Students Fill Facebook Feeds with Cooking Videos Despite Only Having Two PBRs in the Fridge

author-pic at Binghamton  

Whether it’s a corporate conspiracy to get millennials to buy name-brand food or a distraction to keep the younger generation from sniffing out the Illuminati, cooking videos have surged in popularity on Facebook. Two-minute food tutorial videos have begun take up more space on a newsfeed than cat videos and engagement photos combined. Their core audience? College students.

“I can totally make this one-pot chicken fajita recipe, it looks so easy!” said student Amanda Thornton while scraping 30-cent ramen out of her only clean pan.

Students all over the country are spending hours watching cooking videos on their newsfeed with watering mouths, while trying to ignore the contents of their fridge: two cans of beer, and a plastic container of something that might have been chicken at one point. 

“I think I’ll try to make a vegetarian gnocchi from scratch. I’ve been wanting to go on a cleanse for a while,” said one Patrick Green, whose last vegetable was a bag of Funyons nearly four days ago.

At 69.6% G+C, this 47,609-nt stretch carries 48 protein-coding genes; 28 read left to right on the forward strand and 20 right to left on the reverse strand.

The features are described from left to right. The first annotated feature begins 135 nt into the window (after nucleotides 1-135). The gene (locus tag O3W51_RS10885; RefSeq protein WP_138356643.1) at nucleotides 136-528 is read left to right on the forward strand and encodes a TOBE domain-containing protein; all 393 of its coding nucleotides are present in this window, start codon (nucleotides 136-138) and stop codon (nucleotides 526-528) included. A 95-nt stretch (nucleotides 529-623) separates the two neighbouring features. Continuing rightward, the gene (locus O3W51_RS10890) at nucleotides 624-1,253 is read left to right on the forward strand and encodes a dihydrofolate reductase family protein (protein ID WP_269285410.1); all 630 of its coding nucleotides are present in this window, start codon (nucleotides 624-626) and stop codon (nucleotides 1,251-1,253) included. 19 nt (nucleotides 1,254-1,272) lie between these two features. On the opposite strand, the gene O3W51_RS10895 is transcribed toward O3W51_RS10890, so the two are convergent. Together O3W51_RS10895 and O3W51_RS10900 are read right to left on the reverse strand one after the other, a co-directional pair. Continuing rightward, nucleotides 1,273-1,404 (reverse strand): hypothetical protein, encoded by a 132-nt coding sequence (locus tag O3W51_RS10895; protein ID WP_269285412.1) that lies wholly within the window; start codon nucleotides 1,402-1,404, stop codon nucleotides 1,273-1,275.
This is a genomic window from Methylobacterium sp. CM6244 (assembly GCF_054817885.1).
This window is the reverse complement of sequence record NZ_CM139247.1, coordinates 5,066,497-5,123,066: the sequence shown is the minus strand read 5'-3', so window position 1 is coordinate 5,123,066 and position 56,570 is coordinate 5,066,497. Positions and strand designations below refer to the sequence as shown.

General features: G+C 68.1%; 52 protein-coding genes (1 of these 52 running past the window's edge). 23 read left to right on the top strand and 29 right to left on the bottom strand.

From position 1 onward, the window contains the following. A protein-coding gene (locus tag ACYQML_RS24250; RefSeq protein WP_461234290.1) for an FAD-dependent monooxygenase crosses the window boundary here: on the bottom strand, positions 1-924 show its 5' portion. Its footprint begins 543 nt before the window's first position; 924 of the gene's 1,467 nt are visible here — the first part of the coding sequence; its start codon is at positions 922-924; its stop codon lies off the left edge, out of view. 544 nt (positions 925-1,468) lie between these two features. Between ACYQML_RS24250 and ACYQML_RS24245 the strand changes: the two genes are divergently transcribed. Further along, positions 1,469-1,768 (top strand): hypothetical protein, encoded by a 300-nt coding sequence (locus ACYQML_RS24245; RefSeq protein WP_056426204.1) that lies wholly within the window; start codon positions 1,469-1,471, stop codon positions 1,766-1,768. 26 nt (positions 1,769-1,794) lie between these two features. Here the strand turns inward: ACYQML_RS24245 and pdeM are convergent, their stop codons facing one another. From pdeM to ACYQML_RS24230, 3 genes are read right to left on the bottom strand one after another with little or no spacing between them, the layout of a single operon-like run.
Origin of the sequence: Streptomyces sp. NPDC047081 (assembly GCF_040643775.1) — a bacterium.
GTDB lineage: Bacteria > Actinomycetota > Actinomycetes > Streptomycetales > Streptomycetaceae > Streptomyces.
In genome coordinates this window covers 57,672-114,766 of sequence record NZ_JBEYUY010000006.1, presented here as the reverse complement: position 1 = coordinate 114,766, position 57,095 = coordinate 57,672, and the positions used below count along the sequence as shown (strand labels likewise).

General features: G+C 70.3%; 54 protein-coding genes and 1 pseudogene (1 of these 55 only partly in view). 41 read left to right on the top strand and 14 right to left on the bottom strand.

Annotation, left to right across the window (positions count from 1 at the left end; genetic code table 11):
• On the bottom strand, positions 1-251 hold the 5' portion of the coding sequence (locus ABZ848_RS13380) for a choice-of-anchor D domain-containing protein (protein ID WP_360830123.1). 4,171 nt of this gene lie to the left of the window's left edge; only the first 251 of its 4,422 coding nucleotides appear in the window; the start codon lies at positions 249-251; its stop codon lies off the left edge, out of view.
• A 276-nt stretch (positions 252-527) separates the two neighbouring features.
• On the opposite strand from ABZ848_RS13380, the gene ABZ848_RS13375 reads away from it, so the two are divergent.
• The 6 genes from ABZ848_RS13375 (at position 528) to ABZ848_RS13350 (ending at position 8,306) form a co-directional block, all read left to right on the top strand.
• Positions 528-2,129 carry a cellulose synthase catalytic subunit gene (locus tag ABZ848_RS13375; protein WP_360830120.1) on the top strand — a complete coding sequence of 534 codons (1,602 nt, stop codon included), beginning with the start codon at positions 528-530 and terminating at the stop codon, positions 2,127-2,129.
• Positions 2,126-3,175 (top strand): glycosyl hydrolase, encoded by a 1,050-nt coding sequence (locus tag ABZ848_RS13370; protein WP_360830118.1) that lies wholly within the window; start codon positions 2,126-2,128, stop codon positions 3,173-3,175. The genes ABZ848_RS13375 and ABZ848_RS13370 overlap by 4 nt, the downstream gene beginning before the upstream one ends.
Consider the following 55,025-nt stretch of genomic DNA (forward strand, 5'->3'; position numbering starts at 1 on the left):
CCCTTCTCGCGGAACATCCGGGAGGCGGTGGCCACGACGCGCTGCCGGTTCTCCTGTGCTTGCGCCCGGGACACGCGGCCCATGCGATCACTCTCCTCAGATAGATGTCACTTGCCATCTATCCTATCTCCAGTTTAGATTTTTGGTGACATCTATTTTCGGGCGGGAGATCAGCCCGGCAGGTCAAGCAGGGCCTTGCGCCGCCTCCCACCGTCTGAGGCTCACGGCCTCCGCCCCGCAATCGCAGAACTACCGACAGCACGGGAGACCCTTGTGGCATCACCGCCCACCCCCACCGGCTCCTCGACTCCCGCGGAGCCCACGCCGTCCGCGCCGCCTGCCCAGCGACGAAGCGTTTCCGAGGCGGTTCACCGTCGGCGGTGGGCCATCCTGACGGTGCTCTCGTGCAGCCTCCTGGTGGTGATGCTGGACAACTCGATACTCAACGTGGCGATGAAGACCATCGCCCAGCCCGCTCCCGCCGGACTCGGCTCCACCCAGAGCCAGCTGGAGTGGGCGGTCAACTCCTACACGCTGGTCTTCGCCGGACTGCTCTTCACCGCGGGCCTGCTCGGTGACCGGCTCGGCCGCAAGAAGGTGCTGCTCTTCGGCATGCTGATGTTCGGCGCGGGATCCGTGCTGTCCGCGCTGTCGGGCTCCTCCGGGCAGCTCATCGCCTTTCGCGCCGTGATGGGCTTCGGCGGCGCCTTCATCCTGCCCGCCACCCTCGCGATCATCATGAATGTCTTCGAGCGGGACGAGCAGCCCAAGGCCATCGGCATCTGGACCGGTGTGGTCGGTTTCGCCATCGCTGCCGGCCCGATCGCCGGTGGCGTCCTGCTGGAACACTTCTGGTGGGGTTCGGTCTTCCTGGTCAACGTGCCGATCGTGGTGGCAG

Several cooking videos on Facebook promise to have easy, affordable recipes available to viewers. After doing a brief investigation, The Black Sheep found that the only recipes that are actually easy and affordable for college students are cake mix cookies, and wine smoothies.

“I swear, those videos have been a life saver for my wallet and my stomach. It’s been nice to eat confetti cookies or sangrias between buttered noodles,” said student Kevin Bloom moments before passing out from malnutrition.

On the plus side, the constant barrage of cooking videos has given some students an appreciation for the sub-par campus food they’ll have access to in just a few months time.

“I never thought I’d say I miss disgusting campus sandwiches,” student Kelly Hughes said, “but there’s only so many times you can watch someone make teriyaki chicken then cry onto your empty fridge shelves. I can’t wait for class to start again.”

At any rate, it’s clear that these DIY cooking videos present unrealistic expectations for college students. The Black Sheep urges all college students to avoid watching them at all costs, and use that time to go eat a damn vegetable.

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